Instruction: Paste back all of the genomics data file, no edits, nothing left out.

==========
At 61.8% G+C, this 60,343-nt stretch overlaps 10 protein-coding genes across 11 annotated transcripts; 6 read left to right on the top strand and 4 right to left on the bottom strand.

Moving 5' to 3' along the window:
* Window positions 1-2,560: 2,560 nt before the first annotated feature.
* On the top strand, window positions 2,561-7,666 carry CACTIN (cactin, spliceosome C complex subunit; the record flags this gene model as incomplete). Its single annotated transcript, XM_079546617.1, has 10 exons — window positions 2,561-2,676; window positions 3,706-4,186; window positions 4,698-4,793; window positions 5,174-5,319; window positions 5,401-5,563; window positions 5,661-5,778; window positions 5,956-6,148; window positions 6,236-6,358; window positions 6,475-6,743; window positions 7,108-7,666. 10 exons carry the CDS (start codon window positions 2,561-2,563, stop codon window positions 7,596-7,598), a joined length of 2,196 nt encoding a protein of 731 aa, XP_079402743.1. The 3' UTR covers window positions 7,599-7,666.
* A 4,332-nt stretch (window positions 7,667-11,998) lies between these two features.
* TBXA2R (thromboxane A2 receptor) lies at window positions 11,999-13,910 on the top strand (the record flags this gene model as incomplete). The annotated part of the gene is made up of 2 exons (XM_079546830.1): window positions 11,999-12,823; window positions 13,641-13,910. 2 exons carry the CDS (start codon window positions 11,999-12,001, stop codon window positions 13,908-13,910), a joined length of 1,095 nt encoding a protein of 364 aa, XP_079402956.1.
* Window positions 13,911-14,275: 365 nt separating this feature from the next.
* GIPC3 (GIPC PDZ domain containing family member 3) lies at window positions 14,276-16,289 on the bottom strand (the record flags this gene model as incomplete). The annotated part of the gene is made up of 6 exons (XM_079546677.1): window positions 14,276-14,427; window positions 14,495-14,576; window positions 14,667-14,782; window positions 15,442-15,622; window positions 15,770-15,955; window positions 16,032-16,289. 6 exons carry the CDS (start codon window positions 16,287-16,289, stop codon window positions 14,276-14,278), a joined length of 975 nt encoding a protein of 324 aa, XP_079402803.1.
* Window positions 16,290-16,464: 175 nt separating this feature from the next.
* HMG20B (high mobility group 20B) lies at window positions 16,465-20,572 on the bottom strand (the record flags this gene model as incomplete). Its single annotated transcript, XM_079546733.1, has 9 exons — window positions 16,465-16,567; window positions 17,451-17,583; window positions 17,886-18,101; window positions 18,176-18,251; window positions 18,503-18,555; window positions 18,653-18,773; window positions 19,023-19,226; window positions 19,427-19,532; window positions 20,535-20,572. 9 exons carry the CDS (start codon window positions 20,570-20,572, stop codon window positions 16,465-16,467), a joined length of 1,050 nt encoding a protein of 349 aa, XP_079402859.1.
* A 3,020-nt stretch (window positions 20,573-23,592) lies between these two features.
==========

At 61.8% G+C, this 60,343-nt stretch overlaps 10 protein-coding genes across 11 annotated transcripts; 6 read left to right on the top strand and 4 right to left on the bottom strand.

Moving 5' to 3' along the window:
* Window positions 1-2,560: 2,560 nt before the first annotated feature.
* On the top strand, window positions 2,561-7,666 carry CACTIN (cactin, spliceosome C complex subunit; the record flags this gene model as incomplete). Its single annotated transcript, XM_079546617.1, has 10 exons — window positions 2,561-2,676; window positions 3,706-4,186; window positions 4,698-4,793; window positions 5,174-5,319; window positions 5,401-5,563; window positions 5,661-5,778; window positions 5,956-6,148; window positions 6,236-6,358; window positions 6,475-6,743; window positions 7,108-7,666. 10 exons carry the CDS (start codon window positions 2,561-2,563, stop codon window positions 7,596-7,598), a joined length of 2,196 nt encoding a protein of 731 aa, XP_079402743.1. The 3' UTR covers window positions 7,599-7,666.
* A 4,332-nt stretch (window positions 7,667-11,998) lies between these two features.
* TBXA2R (thromboxane A2 receptor) lies at window positions 11,999-13,910 on the top strand (the record flags this gene model as incomplete). The annotated part of the gene is made up of 2 exons (XM_079546830.1): window positions 11,999-12,823; window positions 13,641-13,910. 2 exons carry the CDS (start codon window positions 11,999-12,001, stop codon window positions 13,908-13,910), a joined length of 1,095 nt encoding a protein of 364 aa, XP_079402956.1.
* Window positions 13,911-14,275: 365 nt separating this feature from the next.
* GIPC3 (GIPC PDZ domain containing family member 3) lies at window positions 14,276-16,289 on the bottom strand (the record flags this gene model as incomplete). The annotated part of the gene is made up of 6 exons (XM_079546677.1): window positions 14,276-14,427; window positions 14,495-14,576; window positions 14,667-14,782; window positions 15,442-15,622; window positions 15,770-15,955; window positions 16,032-16,289. 6 exons carry the CDS (start codon window positions 16,287-16,289, stop codon window positions 14,276-14,278), a joined length of 975 nt encoding a protein of 324 aa, XP_079402803.1.
* Window positions 16,290-16,464: 175 nt separating this feature from the next.
* HMG20B (high mobility group 20B) lies at window positions 16,465-20,572 on the bottom strand (the record flags this gene model as incomplete). Its single annotated transcript, XM_079546733.1, has 9 exons — window positions 16,465-16,567; window positions 17,451-17,583; window positions 17,886-18,101; window positions 18,176-18,251; window positions 18,503-18,555; window positions 18,653-18,773; window positions 19,023-19,226; window positions 19,427-19,532; window positions 20,535-20,572. 9 exons carry the CDS (start codon window positions 20,570-20,572, stop codon window positions 16,465-16,467), a joined length of 1,050 nt encoding a protein of 349 aa, XP_079402859.1.
* A 3,020-nt stretch (window positions 20,573-23,592) lies between these two features.